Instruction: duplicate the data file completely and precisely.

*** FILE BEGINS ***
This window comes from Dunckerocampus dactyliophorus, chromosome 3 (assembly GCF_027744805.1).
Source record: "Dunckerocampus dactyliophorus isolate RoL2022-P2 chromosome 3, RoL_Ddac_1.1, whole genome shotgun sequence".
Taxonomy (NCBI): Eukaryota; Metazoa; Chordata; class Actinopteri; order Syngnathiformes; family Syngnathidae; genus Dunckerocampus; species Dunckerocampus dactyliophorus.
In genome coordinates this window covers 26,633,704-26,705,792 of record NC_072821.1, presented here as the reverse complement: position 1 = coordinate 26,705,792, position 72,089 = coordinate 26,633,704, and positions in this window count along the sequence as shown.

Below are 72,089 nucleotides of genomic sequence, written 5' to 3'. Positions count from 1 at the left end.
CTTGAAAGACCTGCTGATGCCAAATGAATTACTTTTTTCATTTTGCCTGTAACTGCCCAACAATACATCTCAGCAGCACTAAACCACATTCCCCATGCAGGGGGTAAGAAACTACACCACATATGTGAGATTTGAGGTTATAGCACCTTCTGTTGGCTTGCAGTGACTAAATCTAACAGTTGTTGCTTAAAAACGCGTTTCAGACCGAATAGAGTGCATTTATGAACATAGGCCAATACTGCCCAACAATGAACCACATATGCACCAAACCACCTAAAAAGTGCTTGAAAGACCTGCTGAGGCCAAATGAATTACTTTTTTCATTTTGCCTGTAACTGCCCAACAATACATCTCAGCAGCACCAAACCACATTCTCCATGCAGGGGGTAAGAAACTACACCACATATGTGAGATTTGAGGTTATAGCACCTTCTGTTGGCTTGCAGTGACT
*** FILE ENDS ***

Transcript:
This window comes from Dunckerocampus dactyliophorus, chromosome 3 (assembly GCF_027744805.1).
Source record: "Dunckerocampus dactyliophorus isolate RoL2022-P2 chromosome 3, RoL_Ddac_1.1, whole genome shotgun sequence".
Taxonomy (NCBI): Eukaryota; Metazoa; Chordata; class Actinopteri; order Syngnathiformes; family Syngnathidae; genus Dunckerocampus; species Dunckerocampus dactyliophorus.
In genome coordinates this window covers 26,633,704-26,705,792 of record NC_072821.1, presented here as the reverse complement: position 1 = coordinate 26,705,792, position 72,089 = coordinate 26,633,704, and positions in this window count along the sequence as shown.

Below are 72,089 nucleotides of genomic sequence, written 5' to 3'. Positions count from 1 at the left end.
CTTGAAAGACCTGCTGATGCCAAATGAATTACTTTTTTCATTTTGCCTGTAACTGCCCAACAATACATCTCAGCAGCACTAAACCACATTCCCCATGCAGGGGGTAAGAAACTACACCACATATGTGAGATTTGAGGTTATAGCACCTTCTGTTGGCTTGCAGTGACTAAATCTAACAGTTGTTGCTTAAAAACGCGTTTCAGACCGAATAGAGTGCATTTATGAACATAGGCCAATACTGCCCAACAATGAACCACATATGCACCAAACCACCTAAAAAGTGCTTGAAAGACCTGCTGAGGCCAAATGAATTACTTTTTTCATTTTGCCTGTAACTGCCCAACAATACATCTCAGCAGCACCAAACCACATTCTCCATGCAGGGGGTAAGAAACTACACCACATATGTGAGATTTGAGGTTATAGCACCTTCTGTTGGCTTGCAGTGACT